Four different equipment configurations (known as treatments) were used on two different canola varieties — a shatter-resistant hybrid and a regular hybrid — on two field sites (Indian Head and Swift Current). The check treatment was swathing, and the straight-cutting treatments were a draper header, a rigid auger header and a European header with an extendable cutter bar.
Researchers worked on a field scale using 35- and 36-foot headers, so this is definitely not small-plot work. And to make sure that apples were being compared to apples, all treatments were identical — everything stayed the same during harvest, from driving speed to reel, knife and threshing speeds. Shatter-loss collection pans were distributed throughout the fields along the width of the headers and the contents cleaned and weighed to find out where losses were occurring and to what degree.
Gregg reminds growers the study is not just about yield differences, but also header loss differences.
“After two years, we are still seeing that there’s no runaway winner among the headers as far a yield goes,” he says, although he will say that, for the straight-cutting treatments, shatter-resistant hybrids consistently outperform the regular hybrids.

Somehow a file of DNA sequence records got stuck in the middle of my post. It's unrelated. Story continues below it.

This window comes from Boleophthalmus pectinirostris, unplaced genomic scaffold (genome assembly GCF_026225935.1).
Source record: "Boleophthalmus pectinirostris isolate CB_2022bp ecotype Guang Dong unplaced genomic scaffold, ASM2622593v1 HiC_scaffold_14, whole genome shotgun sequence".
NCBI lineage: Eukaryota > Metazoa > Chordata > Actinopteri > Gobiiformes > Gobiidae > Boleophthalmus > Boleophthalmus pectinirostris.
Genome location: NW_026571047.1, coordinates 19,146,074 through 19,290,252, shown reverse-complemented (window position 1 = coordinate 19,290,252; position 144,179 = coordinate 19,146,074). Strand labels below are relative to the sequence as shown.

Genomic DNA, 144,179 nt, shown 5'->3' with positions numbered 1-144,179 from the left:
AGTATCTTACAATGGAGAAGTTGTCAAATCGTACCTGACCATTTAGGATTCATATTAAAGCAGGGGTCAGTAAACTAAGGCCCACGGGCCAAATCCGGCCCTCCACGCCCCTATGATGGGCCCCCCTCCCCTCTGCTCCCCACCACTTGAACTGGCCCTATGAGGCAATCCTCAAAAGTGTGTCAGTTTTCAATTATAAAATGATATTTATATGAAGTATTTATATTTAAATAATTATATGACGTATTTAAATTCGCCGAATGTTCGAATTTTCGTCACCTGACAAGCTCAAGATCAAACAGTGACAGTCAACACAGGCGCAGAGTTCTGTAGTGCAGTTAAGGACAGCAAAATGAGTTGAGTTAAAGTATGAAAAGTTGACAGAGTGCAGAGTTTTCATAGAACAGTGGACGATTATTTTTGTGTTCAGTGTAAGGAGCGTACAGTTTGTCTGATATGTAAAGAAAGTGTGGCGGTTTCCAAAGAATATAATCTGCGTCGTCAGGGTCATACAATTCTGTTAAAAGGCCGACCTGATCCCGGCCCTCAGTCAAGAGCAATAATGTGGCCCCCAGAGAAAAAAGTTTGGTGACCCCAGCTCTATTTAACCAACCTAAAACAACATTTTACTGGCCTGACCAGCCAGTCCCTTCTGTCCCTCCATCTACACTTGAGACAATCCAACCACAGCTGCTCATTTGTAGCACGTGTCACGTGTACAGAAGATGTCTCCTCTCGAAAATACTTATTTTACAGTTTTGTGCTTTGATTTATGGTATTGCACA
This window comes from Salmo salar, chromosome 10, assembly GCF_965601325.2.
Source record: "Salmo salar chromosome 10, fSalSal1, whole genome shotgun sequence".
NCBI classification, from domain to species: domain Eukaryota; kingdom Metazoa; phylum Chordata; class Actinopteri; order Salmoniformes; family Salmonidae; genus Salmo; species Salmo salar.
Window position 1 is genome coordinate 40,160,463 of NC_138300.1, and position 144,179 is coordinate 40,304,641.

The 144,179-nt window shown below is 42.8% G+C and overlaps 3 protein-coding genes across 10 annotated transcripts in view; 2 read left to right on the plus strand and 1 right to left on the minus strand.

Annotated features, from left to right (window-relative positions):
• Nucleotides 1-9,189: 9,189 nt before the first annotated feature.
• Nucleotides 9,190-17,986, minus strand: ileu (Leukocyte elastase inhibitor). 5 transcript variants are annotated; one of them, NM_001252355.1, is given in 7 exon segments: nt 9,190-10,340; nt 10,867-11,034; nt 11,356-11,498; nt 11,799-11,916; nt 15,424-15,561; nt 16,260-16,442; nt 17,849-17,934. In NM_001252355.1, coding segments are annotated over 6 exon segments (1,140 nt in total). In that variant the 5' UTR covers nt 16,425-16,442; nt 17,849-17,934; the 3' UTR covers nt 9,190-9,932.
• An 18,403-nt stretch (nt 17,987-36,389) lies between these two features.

“We have data to show shatter-resistant technology works. But we are starting to see a few trends with header losses, too.”
Across all headers
For example, in 2014, the collection pans revealed a loss pattern across all headers.
This is the pattern already mentioned, starting at the outer portions of the headers with relatively high losses that moderate as you move inward, and then pick up again near the header’s middle.
To get more specific information about those losses and what was causing them, the team did some more intensive sampling with the collection pans in 2015.
“We collected in fewer field locations but with a higher intensity of pans across the header,” says Gregg. “What we found bore out the trend of losses happening at the edges, but we now see those losses are extending a few feet from the end rather than just right at it. So we looked closer at the divider. We used an active divider on all treatments, and we wondered if that was contributing to loss rather than preventing it.”